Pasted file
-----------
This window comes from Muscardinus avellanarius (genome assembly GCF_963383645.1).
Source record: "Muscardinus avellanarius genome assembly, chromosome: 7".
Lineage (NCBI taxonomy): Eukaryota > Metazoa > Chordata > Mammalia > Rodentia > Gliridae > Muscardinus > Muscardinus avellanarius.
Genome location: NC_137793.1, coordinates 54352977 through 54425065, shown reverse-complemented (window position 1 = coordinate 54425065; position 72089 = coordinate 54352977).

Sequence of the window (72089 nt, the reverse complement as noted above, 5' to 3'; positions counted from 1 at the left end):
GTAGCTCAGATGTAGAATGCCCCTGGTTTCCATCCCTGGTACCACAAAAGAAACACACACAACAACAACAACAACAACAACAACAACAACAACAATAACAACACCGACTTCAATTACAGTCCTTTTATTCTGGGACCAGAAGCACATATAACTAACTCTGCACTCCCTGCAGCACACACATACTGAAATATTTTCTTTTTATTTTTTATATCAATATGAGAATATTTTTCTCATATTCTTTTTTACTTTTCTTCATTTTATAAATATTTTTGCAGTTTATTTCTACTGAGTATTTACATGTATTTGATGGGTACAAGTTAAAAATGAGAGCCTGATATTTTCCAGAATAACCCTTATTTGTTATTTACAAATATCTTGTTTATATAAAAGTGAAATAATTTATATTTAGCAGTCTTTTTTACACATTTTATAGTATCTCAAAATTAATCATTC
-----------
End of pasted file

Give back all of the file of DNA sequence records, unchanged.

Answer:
This window comes from Muscardinus avellanarius (genome assembly GCF_963383645.1).
Source record: "Muscardinus avellanarius genome assembly, chromosome: 7".
Lineage (NCBI taxonomy): Eukaryota > Metazoa > Chordata > Mammalia > Rodentia > Gliridae > Muscardinus > Muscardinus avellanarius.
Genome location: NC_137793.1, coordinates 54352977 through 54425065, shown reverse-complemented (window position 1 = coordinate 54425065; position 72089 = coordinate 54352977).

Sequence of the window (72089 nt, the reverse complement as noted above, 5' to 3'; positions counted from 1 at the left end):
GTAGCTCAGATGTAGAATGCCCCTGGTTTCCATCCCTGGTACCACAAAAGAAACACACACAACAACAACAACAACAACAACAACAACAACAACAATAACAACACCGACTTCAATTACAGTCCTTTTATTCTGGGACCAGAAGCACATATAACTAACTCTGCACTCCCTGCAGCACACACATACTGAAATATTTTCTTTTTATTTTTTATATCAATATGAGAATATTTTTCTCATATTCTTTTTTACTTTTCTTCATTTTATAAATATTTTTGCAGTTTATTTCTACTGAGTATTTACATGTATTTGATGGGTACAAGTTAAAAATGAGAGCCTGATATTTTCCAGAATAACCCTTATTTGTTATTTACAAATATCTTGTTTATATAAAAGTGAAATAATTTATATTTAGCAGTCTTTTTTACACATTTTATAGTATCTCAAAATTAATCATTC